by Chris Boyette, CNN
(CNN) Like many students his age this time of year, Luke Gulley, 16, sits at a desk in a small classroom waiting for his lessons to begin. What sets this young man’s experience apart from most other students is that while many public schools across the country are dealing with overcrowding, Luke is the only kid in his class.
Luke is a student at Fusion Academy, a chain of private for-profit schools with 12 locations in California that boasts a highly personalized curriculum and a 1:1 student-teacher ratio.
On Friday, the New York State Education Department approved Fusion Academy’s application to operate in New York. Classes will begin this week at campuses in Long Island and Manhattan, with a third scheduled to open in Westchester in January, according to school officials.
Fusion was founded by Michelle Rose Gilman in 1989 as a tutoring center. It grew into an alternative, hands-on approach to educating a special brand of students, grades 6-12.
“Our students are the kids who have not been successful in traditional education,” Gilman said, “They could be kids with learning disabilities like ADHD, maybe they have social issues, like having been bullied, or maybe they are gifted and aren’t challenged enough in other schools.”
The idea behind Fusion is a completely personalized education experience, from how the courses are taught to when.
“School is open from 7:30 a.m. to 9 p.m.” said Steve Racelis, director of marketing for American Education Group, which owns the school. “Students can work out what schedule works best for them.”
Luke, who is in the 11th grade, runs his own lighting and entertainment services company, LG Productions. “Running a business and going to traditional school wasn’t working,” he said.
Racelis said some students at one of the California campuses were professional surfers. “They’d surf all morning and then start classes at noon,” he said.
This flexibility also attracts other athletes who may be off competing and actors who have to leave for shoots.
“It’s not like class is going to go on without you,” Gilman said. “When you have one student sitting in front of one teacher, you can totally customize the class for that student. The teacher knows the student, their strengths and weaknesses.”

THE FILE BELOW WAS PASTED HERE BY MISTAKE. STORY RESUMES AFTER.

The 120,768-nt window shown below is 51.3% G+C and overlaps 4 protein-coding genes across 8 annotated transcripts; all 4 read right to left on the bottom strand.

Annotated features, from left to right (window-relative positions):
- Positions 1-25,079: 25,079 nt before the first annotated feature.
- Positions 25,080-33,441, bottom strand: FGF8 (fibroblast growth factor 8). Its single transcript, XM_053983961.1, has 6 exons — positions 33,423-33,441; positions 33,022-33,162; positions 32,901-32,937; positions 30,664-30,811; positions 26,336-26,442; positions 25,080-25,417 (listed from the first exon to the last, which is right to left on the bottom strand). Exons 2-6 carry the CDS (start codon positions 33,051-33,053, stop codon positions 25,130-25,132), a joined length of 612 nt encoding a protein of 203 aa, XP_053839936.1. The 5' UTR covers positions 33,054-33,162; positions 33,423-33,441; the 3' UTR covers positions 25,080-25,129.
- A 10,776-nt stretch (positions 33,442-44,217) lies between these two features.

“You get to really talk to your teachers,” Luke said. “You connect, which makes class less boring. Instead of writing a book report in English class, I could write up a cover letter for my business.”
Gilman estimates about 70% of the students at Fusion go on to four-year colleges and universities, but she is quick to point out that given the kinds of students that flock to the academy, some of them never intended to attend school to begin with.
Fusion Academy’s class schedule is a la carte, allowing students to take as few or as many classes as necessary. The average full-time student’s annual tuition comes to $40,000 to $45,000. There is no financial aid.
With that price tag, students also have access to a wide array of course offerings to cater to their unique educational needs, including yoga classes and a professional recording studio at each campus.
The school has a period built into the day for students of all ages to interact, do schoolwork and relax in a laid-back, comfortable atmosphere.
“The students talk, socialize and get homework done,” Gilman said.
Though numerous studies and teachers’ groups point to smaller class sizes as being an important factor in student success, the class size – or lack thereof – is what worries some education experts about Fusion.
“This is a very expensive, very specialized approach for a tiny number of students,” said Diane Ravitch, a research professor of education at New York University, “Social skills are very important goals of learning — e.g., learning to work with others - and those will not be developed in a class of one.”
Leonie Haimson also knows a thing or two about class size. As executive director of the nonprofit Class Size Matters, she advocates for class size reduction in public schools.
“The vast majority of parents and students benefit from classroom debate and discussion. A big part of what education is all about is interacting, intellectually and socially.”
Haimson sees a trend in class sizes in private schools versus public schools. As private school class sizes go down, public school sizes go up.
“Poor kids need the same thing as rich kids but more,” she said, pointing to PS 114, an elementary school in Brooklyn where one teacher is leading 60 students.